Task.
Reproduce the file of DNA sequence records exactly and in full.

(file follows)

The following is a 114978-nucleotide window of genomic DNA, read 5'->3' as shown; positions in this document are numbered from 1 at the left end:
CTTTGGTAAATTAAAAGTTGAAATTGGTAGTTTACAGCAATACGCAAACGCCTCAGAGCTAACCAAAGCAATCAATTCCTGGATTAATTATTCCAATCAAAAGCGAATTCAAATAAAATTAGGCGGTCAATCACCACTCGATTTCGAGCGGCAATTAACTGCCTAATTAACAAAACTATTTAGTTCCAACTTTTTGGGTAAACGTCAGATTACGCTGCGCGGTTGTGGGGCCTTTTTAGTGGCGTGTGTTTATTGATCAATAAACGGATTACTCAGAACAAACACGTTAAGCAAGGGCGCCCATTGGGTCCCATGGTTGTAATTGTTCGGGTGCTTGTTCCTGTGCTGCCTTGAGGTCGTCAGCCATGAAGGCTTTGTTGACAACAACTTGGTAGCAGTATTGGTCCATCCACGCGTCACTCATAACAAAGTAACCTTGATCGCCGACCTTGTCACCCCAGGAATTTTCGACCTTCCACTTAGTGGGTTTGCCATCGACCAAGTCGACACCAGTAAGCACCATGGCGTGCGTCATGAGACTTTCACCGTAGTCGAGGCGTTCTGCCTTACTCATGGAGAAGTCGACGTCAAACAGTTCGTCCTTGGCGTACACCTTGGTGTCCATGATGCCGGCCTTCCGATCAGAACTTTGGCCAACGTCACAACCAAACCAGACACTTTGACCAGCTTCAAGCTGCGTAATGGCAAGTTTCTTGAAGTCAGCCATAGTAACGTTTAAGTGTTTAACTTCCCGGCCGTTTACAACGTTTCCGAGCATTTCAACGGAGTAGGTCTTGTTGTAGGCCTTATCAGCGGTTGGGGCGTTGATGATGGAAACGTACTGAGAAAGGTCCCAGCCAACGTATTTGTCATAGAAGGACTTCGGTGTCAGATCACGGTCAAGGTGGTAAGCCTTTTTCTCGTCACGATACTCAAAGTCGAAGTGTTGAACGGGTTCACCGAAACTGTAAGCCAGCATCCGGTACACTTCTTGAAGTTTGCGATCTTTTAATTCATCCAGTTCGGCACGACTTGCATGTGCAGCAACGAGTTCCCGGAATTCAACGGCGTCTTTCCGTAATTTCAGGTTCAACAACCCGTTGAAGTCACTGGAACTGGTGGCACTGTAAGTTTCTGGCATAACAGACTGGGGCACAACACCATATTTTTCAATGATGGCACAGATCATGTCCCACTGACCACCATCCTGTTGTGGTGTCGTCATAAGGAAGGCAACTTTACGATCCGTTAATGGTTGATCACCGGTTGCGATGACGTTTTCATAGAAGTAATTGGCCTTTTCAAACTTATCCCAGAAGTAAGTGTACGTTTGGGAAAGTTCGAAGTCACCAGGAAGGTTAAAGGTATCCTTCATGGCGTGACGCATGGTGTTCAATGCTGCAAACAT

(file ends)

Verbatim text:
The following is a 114978-nucleotide window of genomic DNA, read 5'->3' as shown; positions in this document are numbered from 1 at the left end:
CTTTGGTAAATTAAAAGTTGAAATTGGTAGTTTACAGCAATACGCAAACGCCTCAGAGCTAACCAAAGCAATCAATTCCTGGATTAATTATTCCAATCAAAAGCGAATTCAAATAAAATTAGGCGGTCAATCACCACTCGATTTCGAGCGGCAATTAACTGCCTAATTAACAAAACTATTTAGTTCCAACTTTTTGGGTAAACGTCAGATTACGCTGCGCGGTTGTGGGGCCTTTTTAGTGGCGTGTGTTTATTGATCAATAAACGGATTACTCAGAACAAACACGTTAAGCAAGGGCGCCCATTGGGTCCCATGGTTGTAATTGTTCGGGTGCTTGTTCCTGTGCTGCCTTGAGGTCGTCAGCCATGAAGGCTTTGTTGACAACAACTTGGTAGCAGTATTGGTCCATCCACGCGTCACTCATAACAAAGTAACCTTGATCGCCGACCTTGTCACCCCAGGAATTTTCGACCTTCCACTTAGTGGGTTTGCCATCGACCAAGTCGACACCAGTAAGCACCATGGCGTGCGTCATGAGACTTTCACCGTAGTCGAGGCGTTCTGCCTTACTCATGGAGAAGTCGACGTCAAACAGTTCGTCCTTGGCGTACACCTTGGTGTCCATGATGCCGGCCTTCCGATCAGAACTTTGGCCAACGTCACAACCAAACCAGACACTTTGACCAGCTTCAAGCTGCGTAATGGCAAGTTTCTTGAAGTCAGCCATAGTAACGTTTAAGTGTTTAACTTCCCGGCCGTTTACAACGTTTCCGAGCATTTCAACGGAGTAGGTCTTGTTGTAGGCCTTATCAGCGGTTGGGGCGTTGATGATGGAAACGTACTGAGAAAGGTCCCAGCCAACGTATTTGTCATAGAAGGACTTCGGTGTCAGATCACGGTCAAGGTGGTAAGCCTTTTTCTCGTCACGATACTCAAAGTCGAAGTGTTGAACGGGTTCACCGAAACTGTAAGCCAGCATCCGGTACACTTCTTGAAGTTTGCGATCTTTTAATTCATCCAGTTCGGCACGACTTGCATGTGCAGCAACGAGTTCCCGGAATTCAACGGCGTCTTTCCGTAATTTCAGGTTCAACAACCCGTTGAAGTCACTGGAACTGGTGGCACTGTAAGTTTCTGGCATAACAGACTGGGGCACAACACCATATTTTTCAATGATGGCACAGATCATGTCCCACTGACCACCATCCTGTTGTGGTGTCGTCATAAGGAAGGCAACTTTACGATCCGTTAATGGTTGATCACCGGTTGCGATGACGTTTTCATAGAAGTAATTGGCCTTTTCAAACTTATCCCAGAAGTAAGTGTACGTTTGGGAAAGTTCGAAGTCACCAGGAAGGTTAAAGGTATCCTTCATGGCGTGACGCATGGTGTTCAATGCTGCAAACAT